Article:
Hermine continues to strengthen in the Gulf of Mexico, achieving hurricane status this afternoon. Image: NASA Goddard MODIS Rapid Response Team

As Hermine continues to menace Florida’s northwest coast, it officially crossed over into hurricane territory this afternoon. That makes this week rather special: Florida is about to get smacked with its first hurricane in more than a decade.

For those who don’t live in the Sunshine State, the words “Florida” and “hurricane” might feel rather synonymous. But for the past 11 years, the state has enjoyed a record hurricane-free streak. The last hurricane to strike Florida was Wilma, which made landfall on October 24th, 2005.



Hermine, which intensified from a tropical depression to a tropical storm late yesterday, continued to strengthen into a hurricane this afternoon, according to data from the Air Force Reserve’s Hurricane Hunter aircraft, which clocked sustained maximum windspeeds of nearly 75 mph (120 kph). While that barely nudges Hermine into Category 1 territory, it doesn’t always take a high-powered hurricane to do a lot of damage. As weather and climate news site WXshift notes, Sandy was a Category 1 at landfall.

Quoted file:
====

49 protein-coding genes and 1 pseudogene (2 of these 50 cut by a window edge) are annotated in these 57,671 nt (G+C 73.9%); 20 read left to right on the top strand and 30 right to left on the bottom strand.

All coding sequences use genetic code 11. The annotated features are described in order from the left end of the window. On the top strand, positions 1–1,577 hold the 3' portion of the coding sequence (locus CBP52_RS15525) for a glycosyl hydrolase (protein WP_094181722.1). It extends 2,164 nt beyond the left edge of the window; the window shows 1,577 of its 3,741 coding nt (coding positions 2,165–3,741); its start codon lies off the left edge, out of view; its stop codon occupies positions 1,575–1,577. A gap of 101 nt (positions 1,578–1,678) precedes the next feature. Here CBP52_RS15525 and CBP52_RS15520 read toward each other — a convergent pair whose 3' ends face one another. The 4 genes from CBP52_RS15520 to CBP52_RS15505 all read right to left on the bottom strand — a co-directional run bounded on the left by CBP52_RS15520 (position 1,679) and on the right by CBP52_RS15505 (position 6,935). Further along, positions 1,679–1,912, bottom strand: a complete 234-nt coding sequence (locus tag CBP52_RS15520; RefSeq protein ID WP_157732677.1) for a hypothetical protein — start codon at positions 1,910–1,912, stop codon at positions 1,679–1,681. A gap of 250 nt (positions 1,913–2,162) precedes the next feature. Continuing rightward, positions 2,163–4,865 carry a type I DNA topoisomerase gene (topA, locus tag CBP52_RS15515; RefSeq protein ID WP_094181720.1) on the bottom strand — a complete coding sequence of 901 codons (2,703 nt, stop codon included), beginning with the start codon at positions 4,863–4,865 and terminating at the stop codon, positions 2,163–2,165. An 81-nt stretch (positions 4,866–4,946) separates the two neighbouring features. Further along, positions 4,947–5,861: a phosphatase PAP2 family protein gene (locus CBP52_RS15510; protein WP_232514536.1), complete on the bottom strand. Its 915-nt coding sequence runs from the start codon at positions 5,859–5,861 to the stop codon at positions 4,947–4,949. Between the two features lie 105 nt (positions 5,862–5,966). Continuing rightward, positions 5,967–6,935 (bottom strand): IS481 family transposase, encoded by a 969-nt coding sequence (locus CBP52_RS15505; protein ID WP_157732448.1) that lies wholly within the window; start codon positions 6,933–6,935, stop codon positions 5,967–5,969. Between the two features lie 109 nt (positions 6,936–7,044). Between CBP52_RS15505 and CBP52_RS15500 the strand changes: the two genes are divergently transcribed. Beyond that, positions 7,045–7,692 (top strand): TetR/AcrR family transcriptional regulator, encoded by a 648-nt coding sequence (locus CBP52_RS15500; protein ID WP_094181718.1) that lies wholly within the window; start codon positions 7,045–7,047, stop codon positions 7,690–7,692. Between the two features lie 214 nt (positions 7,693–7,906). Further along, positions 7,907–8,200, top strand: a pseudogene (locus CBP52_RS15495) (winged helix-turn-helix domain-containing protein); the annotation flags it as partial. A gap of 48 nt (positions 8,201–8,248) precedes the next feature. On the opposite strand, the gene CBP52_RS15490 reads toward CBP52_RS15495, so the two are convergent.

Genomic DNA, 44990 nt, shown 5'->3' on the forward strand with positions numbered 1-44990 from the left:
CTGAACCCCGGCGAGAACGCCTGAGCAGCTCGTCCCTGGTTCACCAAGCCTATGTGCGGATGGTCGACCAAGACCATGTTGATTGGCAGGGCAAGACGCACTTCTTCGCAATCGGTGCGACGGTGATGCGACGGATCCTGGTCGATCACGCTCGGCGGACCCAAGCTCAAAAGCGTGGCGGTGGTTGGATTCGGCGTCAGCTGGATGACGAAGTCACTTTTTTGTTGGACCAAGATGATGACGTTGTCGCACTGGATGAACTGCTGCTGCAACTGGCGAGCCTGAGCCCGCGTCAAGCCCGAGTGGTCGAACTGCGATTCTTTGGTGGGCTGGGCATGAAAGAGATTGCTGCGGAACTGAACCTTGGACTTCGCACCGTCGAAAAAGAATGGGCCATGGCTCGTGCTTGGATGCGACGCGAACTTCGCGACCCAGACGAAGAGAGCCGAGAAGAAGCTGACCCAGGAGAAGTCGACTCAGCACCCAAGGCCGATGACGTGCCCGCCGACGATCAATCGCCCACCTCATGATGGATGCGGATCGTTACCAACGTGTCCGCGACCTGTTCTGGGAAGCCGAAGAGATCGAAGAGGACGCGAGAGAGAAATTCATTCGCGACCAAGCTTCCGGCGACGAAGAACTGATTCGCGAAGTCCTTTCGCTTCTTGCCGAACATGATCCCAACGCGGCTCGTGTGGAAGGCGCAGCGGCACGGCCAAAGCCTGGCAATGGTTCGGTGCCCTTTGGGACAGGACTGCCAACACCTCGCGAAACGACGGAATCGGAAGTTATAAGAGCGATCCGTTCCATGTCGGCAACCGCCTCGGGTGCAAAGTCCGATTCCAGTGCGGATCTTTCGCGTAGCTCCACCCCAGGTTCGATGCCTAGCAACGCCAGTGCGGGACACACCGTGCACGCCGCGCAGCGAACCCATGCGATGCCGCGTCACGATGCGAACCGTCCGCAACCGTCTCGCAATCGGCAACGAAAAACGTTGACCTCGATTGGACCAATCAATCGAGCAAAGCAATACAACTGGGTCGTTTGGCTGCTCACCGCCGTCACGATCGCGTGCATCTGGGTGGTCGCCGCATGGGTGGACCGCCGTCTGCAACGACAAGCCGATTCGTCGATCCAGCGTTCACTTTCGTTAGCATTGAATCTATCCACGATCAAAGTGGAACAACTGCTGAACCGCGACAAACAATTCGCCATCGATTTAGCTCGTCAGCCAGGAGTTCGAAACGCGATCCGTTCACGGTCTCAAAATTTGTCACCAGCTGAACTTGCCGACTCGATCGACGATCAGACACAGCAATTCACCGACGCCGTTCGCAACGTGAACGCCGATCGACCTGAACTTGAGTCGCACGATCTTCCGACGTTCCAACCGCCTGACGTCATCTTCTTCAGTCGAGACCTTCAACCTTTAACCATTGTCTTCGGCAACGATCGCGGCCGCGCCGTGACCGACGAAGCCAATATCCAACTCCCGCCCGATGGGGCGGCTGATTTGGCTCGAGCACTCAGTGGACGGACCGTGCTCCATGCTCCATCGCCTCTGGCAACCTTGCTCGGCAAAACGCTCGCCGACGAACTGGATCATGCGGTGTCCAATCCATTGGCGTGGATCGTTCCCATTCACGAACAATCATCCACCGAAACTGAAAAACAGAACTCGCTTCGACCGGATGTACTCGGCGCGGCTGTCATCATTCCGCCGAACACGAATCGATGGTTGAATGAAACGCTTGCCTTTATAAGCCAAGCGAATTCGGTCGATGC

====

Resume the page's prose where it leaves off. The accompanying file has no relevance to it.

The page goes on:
In other words, the hurricane warnings and watches that have been rolling in all day should be taken very seriously. Governor Rick Scott has already declared a state of emergency in 42 counties in anticipation of heavy rainfall, fierce winds, and storm surges of up to eight feet into the Labor Day Weekend.

Rainfall accumulations of 5 to 10 inches are expected for northwest Florida and southern Georgia through Friday, with an additional 4 to 8 inches of rain anticipated for parts of eastern Georgia and the Carolinas as the storm moves up the coast. “These rains may cause life threatening flash flooding,” the National Weather Service warns.


I’ll leave you with a menacing view of the beast captured by NASA’s GOESS satellite this afternoon. Stay high and stay dry, folks.

Image: NASA Goddard MODIS Rapid Response Team